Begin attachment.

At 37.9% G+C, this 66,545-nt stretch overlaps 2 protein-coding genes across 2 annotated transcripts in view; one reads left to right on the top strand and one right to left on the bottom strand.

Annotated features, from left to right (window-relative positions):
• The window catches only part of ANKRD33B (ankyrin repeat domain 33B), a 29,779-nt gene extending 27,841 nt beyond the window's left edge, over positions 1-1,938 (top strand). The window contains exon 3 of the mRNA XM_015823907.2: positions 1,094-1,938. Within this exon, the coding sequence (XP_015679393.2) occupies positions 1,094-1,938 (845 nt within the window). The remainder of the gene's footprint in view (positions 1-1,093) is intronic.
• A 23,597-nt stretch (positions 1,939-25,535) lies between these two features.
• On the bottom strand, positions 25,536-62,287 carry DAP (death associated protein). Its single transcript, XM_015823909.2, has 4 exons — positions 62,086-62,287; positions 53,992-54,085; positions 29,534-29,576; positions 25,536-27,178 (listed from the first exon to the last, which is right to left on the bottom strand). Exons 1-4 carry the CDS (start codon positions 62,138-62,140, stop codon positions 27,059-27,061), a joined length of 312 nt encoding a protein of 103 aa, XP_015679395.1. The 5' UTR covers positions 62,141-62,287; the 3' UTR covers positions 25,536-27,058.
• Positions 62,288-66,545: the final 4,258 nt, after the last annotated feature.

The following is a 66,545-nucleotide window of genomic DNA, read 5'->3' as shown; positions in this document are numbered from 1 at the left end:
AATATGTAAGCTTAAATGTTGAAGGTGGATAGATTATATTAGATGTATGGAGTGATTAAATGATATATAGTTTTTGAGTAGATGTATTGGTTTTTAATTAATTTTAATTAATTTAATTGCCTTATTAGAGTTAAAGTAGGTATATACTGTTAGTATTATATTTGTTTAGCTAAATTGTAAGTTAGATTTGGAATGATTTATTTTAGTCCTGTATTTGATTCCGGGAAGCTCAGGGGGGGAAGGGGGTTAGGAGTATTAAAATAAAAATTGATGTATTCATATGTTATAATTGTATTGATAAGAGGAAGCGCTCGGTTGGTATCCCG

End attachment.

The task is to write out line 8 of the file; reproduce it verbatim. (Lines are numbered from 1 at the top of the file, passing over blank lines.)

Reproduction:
AATATGTAAGCTTAAATGTTGAAGGTGGATAGATTATATTAGATGTATGGAGTGATTAAATGATATATAGTTTTTGAGTAGATGTATTGGTTTTTAATTAATTTTAATTAATTTAATTGCCTTATTAGAGTTAAAGTAGGTATATACTGTTAGTATTATATTTGTTTAGCTAAATTGTAAGTTAGATTTGGAATGATTTATTTTAGTCCTGTATTTGATTCCGGGAAGCTCAGGGGGGGAAGGGGGTTAGGAGTATTAAAATAAAAATTGATGTATTCATATGTTATAATTGTATTGATAAGAGGAAGCGCTCGGTTGGTATCCCG